Camel Cigarettes Full Flavor Since 1913

Best Cigarette Pictures: Vintage Print Ad

Camel Cigarettes. Advertising in 1971
Camel Cigarettes. Advertising in 1971

Tobacco Cigs Brand Marketing News

Old Joe a winner even with ad ban: RJR already successfully hit its target.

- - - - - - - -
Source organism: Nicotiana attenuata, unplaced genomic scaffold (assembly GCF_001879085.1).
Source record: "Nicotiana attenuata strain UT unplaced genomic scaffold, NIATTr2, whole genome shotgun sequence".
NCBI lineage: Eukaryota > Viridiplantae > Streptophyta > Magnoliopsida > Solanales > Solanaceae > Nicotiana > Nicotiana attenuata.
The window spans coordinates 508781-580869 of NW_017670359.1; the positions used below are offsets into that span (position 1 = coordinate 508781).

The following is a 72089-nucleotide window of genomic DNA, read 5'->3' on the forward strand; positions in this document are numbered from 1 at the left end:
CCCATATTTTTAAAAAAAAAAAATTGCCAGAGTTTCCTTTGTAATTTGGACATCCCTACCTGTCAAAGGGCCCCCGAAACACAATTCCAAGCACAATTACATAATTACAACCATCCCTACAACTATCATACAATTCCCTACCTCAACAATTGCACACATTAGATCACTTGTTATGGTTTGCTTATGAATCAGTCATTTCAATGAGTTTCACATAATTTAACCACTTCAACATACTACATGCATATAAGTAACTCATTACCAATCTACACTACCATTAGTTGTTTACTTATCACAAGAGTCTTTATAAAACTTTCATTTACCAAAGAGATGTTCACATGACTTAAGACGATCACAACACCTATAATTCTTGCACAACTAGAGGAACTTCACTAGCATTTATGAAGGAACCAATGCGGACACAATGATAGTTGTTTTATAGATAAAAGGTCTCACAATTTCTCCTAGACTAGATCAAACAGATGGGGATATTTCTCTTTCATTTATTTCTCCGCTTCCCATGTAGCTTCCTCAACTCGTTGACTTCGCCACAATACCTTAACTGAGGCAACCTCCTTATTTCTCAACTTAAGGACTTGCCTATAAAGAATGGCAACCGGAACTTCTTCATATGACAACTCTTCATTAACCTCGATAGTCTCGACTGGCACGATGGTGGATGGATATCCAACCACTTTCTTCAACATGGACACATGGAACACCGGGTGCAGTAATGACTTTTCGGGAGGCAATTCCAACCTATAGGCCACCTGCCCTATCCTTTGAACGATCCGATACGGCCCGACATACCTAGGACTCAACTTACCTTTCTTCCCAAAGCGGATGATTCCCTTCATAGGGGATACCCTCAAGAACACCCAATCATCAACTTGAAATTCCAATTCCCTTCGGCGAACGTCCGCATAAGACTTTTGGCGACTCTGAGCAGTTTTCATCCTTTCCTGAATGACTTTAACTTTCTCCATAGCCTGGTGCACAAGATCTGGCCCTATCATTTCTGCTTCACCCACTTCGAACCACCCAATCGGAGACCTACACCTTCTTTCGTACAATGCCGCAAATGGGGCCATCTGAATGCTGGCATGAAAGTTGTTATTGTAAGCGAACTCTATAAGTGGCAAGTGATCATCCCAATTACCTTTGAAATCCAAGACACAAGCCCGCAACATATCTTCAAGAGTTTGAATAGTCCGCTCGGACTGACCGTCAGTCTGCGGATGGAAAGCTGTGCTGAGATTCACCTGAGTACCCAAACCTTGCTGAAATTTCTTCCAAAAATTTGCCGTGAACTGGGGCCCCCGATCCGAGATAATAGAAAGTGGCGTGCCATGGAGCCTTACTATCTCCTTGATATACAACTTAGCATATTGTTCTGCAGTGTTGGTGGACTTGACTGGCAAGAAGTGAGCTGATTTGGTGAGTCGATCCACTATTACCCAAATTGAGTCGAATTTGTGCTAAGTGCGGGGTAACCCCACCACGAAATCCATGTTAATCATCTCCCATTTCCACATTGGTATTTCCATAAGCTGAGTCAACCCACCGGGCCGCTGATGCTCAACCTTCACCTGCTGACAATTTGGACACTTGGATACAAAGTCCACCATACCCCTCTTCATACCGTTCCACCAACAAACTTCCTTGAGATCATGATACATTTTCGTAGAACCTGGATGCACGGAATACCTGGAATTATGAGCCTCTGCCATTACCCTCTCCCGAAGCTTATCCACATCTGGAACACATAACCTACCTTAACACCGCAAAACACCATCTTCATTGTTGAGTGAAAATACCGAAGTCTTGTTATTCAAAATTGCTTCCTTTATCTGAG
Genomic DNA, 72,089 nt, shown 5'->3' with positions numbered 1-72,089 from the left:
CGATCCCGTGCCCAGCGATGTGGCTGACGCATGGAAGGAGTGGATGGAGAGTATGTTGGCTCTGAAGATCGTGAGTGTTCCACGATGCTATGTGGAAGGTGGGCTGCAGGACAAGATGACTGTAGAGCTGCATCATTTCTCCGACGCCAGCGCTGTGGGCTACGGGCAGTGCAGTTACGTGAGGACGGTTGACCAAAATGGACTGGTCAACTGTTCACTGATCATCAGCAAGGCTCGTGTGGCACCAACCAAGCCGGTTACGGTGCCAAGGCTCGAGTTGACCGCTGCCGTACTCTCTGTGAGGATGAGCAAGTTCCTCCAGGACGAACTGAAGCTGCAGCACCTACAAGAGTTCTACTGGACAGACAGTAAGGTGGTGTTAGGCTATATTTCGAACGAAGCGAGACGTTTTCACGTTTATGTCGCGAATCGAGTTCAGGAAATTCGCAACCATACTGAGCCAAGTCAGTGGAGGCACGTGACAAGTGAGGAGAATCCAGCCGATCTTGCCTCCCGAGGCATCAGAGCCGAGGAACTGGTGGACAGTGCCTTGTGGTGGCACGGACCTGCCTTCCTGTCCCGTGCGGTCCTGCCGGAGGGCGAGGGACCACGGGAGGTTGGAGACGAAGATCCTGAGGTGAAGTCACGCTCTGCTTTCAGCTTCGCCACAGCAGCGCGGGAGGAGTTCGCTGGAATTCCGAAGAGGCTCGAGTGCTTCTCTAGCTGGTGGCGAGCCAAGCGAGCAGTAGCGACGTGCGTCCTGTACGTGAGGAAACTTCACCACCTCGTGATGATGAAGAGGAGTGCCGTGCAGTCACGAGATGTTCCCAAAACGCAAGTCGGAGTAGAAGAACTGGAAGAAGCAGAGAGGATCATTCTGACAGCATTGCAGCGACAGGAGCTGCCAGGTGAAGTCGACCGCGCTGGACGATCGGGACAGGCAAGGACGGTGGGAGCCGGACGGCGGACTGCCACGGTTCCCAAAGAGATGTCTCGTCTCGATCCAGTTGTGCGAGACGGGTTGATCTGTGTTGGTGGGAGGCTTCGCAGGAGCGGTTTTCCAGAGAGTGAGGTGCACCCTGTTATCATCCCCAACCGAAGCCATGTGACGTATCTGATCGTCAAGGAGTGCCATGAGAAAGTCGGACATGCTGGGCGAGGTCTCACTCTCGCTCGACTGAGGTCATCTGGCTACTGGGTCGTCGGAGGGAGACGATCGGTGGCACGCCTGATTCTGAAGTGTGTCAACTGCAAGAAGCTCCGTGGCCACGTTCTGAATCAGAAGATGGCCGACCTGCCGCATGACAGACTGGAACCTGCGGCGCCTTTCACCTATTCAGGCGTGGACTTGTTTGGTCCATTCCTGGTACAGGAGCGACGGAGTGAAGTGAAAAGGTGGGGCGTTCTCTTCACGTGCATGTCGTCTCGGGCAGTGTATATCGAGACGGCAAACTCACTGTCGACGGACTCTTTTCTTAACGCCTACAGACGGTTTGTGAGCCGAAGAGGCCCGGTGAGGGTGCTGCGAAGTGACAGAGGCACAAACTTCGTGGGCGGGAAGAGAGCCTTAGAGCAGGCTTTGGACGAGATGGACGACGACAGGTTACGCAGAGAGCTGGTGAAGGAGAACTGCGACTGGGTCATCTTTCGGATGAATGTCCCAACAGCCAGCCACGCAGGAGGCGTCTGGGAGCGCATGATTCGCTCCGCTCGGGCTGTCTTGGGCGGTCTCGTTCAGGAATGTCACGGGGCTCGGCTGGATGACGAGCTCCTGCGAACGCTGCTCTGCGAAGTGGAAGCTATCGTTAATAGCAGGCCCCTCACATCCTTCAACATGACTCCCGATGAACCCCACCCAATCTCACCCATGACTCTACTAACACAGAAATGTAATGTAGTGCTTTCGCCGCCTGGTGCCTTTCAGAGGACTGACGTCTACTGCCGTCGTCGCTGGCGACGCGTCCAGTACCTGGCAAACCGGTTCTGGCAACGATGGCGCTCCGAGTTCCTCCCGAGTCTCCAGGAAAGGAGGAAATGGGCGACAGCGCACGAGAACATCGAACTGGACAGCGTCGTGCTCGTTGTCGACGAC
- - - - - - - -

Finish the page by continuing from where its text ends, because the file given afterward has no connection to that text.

R. J. Reynolds Tobacco Co. is expected to fiercely contest any Federal Trades Commission complaint against its ‘Old Joe’ Camel campaign, but the marketing battle to reposition Camel is already won. Last week, the FTC staff recommended Jot Canal ads be barred as a health hazard because they allegedly encourage minors to smoke, If the regulatory body approves the recommendation, it would have little impact on the brand because the FTC’s action likely would not stand up to First Amendment challenges. More importantly, the campaign has already accomplished what the marketer set out to do: position Camel as a cigarette appealing to today’s smokers. A 1992 Simmons Market Research Bureau study confirms Camel smokers are younger today. Last year 73.3% of Camel smokers were under 50, up from 67. 2% in 1988, the year after the campaign started, Simmons found. Among other changes: Women have become a larger percentage of Camel smokers during the Old Joe years, rising to 33. 9% from 24%; and the number of Camel smokers 25 and younger grew to 23.1% from 18%. (About 15.3% of all smokers are in the classification Simmons lists as 18 to 24 years old. RJR sponge an estimated $22 million annually on Camel ads via Heisted/Brown, Hew York.